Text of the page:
European Journal of Wildlife Research

, Volume 57, Issue 5, pp 1065–1075 | Cite as

Wildtool, a flexible, first-line risk assessment system for wildlife-borne pathogens

  • Paul Tavernier
  • Jeroen Dewulf
  • Sophie Roelandt
  • Stefan Roels
Original Paper


We describe the prototype of an electronic tool for risk assessment with dynamic ranking of wildlife-borne pathogens in function of their need for surveillance. Data about pathogens, their hosts and occurrences are obtained from literature and are classified as qualitative scores under six main criteria with their sub-criteria, corresponding to the elements of a standard risk assessment. Pathogen-specific data are reviewed by experts. The information is processed per pathogen through an algorithm and through summing up of the values obtained by converting four-tiered qualitative sub-criteria scores to weighted five-tiered numerical values. For a consistent comparison between pathogens, the “unknown” sub-criteria scores are assigned a median value of 3, allowing preservation of the sub-criteria concerned and their weights for the risk assessment, but minimizing the effect of this score on the outcome. Irregular data availability is further accommodated by a different data processing for comprehensiveness and refinement requirements, which is realised by a respective first- and second-level ranking of pathogens, the latter using additional quantitative and qualitative data for the release assessment. Continuous data updates are necessary to reflect the current situation in the field. Output flexibility is implemented by the possibility to run queries based on the choice of a region, a specific target group susceptible to the pathogens and a set of weights for the sub-criteria.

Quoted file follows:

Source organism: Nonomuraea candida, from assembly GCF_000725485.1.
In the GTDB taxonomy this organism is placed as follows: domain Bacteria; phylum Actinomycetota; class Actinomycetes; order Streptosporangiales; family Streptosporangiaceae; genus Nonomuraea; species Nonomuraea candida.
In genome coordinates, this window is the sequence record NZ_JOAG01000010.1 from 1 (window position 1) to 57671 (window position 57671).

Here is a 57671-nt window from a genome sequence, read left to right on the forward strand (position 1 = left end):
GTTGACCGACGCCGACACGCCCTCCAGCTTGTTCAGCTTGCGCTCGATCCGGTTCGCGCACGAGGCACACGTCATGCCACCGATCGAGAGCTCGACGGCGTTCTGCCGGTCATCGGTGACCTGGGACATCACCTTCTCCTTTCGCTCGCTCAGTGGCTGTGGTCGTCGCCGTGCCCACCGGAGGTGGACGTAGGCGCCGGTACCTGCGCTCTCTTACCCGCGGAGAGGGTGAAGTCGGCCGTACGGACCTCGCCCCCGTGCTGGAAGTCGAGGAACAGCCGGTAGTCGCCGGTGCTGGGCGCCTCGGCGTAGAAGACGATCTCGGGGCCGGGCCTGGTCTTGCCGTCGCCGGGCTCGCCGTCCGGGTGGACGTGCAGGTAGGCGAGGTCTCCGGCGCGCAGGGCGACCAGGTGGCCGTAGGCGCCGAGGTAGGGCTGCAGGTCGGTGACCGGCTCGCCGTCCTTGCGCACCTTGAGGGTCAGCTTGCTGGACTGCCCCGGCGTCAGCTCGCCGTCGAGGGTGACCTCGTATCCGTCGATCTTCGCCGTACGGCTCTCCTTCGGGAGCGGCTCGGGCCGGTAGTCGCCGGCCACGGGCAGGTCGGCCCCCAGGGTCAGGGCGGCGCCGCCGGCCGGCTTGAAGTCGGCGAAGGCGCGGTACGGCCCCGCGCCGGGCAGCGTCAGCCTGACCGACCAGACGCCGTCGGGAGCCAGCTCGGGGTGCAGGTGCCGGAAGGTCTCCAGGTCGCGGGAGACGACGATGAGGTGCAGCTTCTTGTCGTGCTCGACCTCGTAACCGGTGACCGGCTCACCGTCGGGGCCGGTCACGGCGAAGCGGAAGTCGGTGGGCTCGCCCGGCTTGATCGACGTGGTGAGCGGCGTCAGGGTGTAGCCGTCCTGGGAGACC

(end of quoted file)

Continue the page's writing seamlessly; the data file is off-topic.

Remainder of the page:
Wildlife pathogens Risk assessment Prioritization Surveillance Wildtool 



This work was funded by the Belgian Federal Public Service of Health, Food Chain Safety and Environment (contract RT 07/5 WILDSURV). We acknowledge the contributions of the members of the WILDSURV steering committee and the many experts who kindly responded to our call for advice concerning pathogens and vectors. A special word of thanks is given to Marc Artois, Joke van der Giessen and Andrew Frost for their highly appreciated comments and support.

Supplementary material

10344_2011_520_MOESM1_ESM.pdf (28 kb)
Appendix 1 Guidelines for scoring (PDF 27 kb)
10344_2011_520_MOESM2_ESM.pdf (35 kb)
Appendix 2 Scoring form (PDF 35 kb)
10344_2011_520_MOESM3_ESM.pdf (32 kb)
Appendix 3 Examples of weights assigned to the sub-criteria (PDF 32 kb)


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Copyright information

© Springer-Verlag 2011

Authors and Affiliations

  • Paul Tavernier
    • 1
  • Jeroen Dewulf
    • 2
  • Sophie Roelandt
    • 1
  • Stefan Roels
    • 1
  1. 1.Wildsurv Project, Operational Direction Interactions and SurveillanceVeterinary and Agrochemical Research CenterBrusselsBelgium
  2. 2.Veterinary Epidemiology Unit, Department of Obstetrics, Reproduction and Herd Health, Faculty of Veterinary MedicineGhent UniversityMerelbekeBelgium

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